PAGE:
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After The Military Seized Control, What's Next For Zimbabwe?


Zimbabwe's political future remains uncertain after the military seized control of the country this week, forcing longtime leader Robert Mugabe into house arrest. The international community is calling for calm while regional diplomats and a Catholic priest try to mediate the crisis. To get the latest, we turn to NPR's Ofeibea Quist-Arcton. Ofeibea, it's been nearly two days now since the military seized power. So what can you tell us about the mediation efforts?

OFEIBEA QUIST-ARCTON, BYLINE: South Africa is the main mediator, and that's because South Africa is the current head of the Southern African Development Community. President Zuma knows President Mugabe very well. He was the first person to speak to President Mugabe after the military takeover. And I say President Mugabe because everybody is still referring to him as commander in chief and head of state.

Now, there was lots of talk that everybody was expecting that President Mugabe would graciously retire today. That has not happened. So we don't know the depth of the negotiations. But obviously somebody is holding out - one side or the other. That's as far as we've got so far.

HU: What's the mood of Zimbabweans? What are you hearing?

QUIST-ARCTON: You know, life is going on in Harare. It has been a bloodless military takeover or coup. I mean, this is a palace coup. But people, because of the uncertainty - and let me give you the context. This is a country that has been in an economic nosedive for how many years now? So Zimbabweans have very many concerns about the basics - electricity, how they're going to pay fees, how their children are going to school.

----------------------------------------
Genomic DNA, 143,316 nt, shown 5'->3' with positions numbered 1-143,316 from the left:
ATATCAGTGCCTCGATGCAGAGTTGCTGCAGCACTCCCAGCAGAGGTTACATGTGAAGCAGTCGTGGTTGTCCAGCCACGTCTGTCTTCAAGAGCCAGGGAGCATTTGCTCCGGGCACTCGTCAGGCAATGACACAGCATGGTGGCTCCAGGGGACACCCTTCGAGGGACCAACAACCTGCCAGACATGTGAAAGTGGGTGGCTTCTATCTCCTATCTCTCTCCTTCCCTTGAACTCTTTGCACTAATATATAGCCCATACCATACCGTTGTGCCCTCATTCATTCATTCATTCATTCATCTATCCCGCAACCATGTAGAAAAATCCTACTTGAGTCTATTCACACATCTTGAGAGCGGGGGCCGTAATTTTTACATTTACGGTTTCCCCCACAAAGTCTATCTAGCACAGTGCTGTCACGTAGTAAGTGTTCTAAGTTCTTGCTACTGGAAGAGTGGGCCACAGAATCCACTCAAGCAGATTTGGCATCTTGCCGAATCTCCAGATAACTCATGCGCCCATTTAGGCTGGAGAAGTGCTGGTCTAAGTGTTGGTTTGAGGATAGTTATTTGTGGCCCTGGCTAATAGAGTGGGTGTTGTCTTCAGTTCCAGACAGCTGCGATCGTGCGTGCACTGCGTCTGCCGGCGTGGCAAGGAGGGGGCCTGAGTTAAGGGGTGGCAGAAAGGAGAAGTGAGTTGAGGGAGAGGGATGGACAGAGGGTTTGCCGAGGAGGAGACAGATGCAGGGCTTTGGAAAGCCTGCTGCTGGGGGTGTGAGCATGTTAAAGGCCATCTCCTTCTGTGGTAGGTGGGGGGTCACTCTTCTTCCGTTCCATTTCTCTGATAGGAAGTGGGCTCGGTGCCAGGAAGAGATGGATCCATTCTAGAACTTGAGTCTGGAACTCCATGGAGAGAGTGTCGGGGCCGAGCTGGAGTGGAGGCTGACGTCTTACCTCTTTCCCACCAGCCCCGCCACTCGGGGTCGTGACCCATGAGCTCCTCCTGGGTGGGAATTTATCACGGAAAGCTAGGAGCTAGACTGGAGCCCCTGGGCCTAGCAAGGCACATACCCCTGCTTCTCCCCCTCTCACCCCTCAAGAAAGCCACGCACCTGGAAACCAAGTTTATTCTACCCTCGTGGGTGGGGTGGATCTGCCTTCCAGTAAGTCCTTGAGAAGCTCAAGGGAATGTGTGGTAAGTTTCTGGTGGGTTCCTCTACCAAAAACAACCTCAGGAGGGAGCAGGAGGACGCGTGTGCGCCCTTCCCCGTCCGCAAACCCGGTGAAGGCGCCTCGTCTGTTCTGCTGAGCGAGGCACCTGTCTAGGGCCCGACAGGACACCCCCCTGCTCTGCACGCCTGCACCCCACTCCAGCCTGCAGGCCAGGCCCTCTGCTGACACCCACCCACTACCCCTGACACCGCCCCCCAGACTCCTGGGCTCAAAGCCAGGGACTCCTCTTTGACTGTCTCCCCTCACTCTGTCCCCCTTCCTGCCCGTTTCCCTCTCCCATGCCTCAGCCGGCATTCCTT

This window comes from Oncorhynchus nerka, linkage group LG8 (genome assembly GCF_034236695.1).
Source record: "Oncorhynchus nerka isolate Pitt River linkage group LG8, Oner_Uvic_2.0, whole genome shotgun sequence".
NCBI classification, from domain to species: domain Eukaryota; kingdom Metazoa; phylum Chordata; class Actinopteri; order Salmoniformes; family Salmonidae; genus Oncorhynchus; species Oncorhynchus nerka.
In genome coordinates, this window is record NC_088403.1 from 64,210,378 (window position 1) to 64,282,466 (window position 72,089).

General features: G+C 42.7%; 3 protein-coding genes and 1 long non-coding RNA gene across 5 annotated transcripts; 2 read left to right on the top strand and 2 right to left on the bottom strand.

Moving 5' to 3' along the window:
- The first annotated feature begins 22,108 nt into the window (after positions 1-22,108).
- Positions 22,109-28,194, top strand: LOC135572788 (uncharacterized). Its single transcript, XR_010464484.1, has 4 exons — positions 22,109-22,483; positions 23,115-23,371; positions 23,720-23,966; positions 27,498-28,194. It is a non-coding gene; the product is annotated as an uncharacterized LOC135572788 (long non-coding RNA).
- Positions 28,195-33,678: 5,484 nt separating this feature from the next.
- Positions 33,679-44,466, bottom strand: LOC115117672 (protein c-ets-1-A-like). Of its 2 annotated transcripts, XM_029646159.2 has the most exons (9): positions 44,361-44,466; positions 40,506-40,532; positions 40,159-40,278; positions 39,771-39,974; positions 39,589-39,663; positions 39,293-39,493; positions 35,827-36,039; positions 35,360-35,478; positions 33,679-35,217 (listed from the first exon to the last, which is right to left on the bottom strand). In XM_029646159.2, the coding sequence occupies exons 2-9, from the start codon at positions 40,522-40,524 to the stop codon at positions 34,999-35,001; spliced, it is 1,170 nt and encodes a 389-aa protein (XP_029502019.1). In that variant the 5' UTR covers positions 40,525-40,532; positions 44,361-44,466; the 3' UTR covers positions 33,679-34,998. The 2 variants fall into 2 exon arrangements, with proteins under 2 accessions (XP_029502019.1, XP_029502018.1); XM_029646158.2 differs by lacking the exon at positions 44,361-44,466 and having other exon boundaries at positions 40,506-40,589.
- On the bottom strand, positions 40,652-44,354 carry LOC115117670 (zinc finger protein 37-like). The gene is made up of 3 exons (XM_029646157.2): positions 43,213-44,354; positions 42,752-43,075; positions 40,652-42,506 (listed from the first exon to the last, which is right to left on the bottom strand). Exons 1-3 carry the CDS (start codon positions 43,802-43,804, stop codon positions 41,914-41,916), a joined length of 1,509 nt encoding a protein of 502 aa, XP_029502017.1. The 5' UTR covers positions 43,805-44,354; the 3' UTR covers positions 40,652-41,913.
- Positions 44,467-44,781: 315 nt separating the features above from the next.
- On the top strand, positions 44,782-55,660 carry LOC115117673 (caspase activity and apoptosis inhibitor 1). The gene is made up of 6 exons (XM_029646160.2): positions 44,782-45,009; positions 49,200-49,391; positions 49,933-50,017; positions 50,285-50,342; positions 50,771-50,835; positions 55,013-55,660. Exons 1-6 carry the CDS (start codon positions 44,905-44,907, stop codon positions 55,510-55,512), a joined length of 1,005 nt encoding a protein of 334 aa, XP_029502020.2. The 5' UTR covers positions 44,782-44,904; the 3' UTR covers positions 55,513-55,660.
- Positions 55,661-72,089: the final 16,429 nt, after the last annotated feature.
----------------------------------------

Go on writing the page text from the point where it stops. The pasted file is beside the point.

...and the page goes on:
And suddenly the man that they have known for 37 years, Mugabe - most children only know - most young people only know Robert Mugabe. Suddenly he's under house arrest, and there's a big question mark over what the future of the country will be. So people are jittery. But things are calm, we're told.

HU: Now, this crisis was provoked by a battle to succeed the 93-year-old leader. When he fired his vice president, the talk was that his wife, Grace, the first lady, wanted that job. So talk to us a little bit about this woman known as Gucci Grace.

QUIST-ARCTON: She's got quite a few names. Initially, she married President Mugabe in 1996. She's 41 years his junior. And we were told that she was shopaholic. That's mainly what she did. Then suddenly she decided that she was going to be a political entity in herself, and she zoomed up the political ladder of the governing ZANU-PF Party. She's head of the Women's League.

And over the past three years since the first vice president, Joyce Kasinamunda, also a war veteran, was kicked out of the party or squeezed out of the party and lost her post - and that was after virulent attacks - verbal attacks - by Grace Mugabe. And that is exactly what has happened to Emmerson Mnangagwa, the vice president who was also kicked out last week. And many people said that was because Mrs. Mugabe was ready to be elevated to the position of vice president. But many people are now saying she just went over the top. She pushed her husband. She pushed the country. She pushed ZANU-PF, the governing party. And look where this has left Zimbabwe.

HU: And there are suggestions now that that fired vice president could head an interim government. What kind of change would that look like?

QUIST-ARCTON: Big question mark, Elise, because remember; Emmerson Mnangagwa is cut from the same cloth as Robert Mugabe. They were comrades in the liberation war of independence. Emmerson Mnangagwa isn't a reformist. He is going to have to reinvent himself pretty quickly if he does become the interim leader of Zimbabwe. He's also known to be hugely politically cunning. But also, he has been allegedly brutal in the '80s - the Matabeleland massacres that President Mugabe apparently ordered. So a leopard - or actually he's called a crocodile - does not change his spots overnight. We'll just have to see.

HU: That's NPR's Ofeibea Quist-Arcton in Johannesburg, South Africa. Thank you, Ofeibea.

QUIST-ARCTON: Always a pleasure. Thank you, Elise. Transcript provided by NPR, Copyright NPR.

Ofeibea Quist-Arcton is an award-winning broadcaster from Ghana and is NPR's Africa Correspondent. She describes herself as a "jobbing journalist"—who's often on the hoof, reporting from somewhere.
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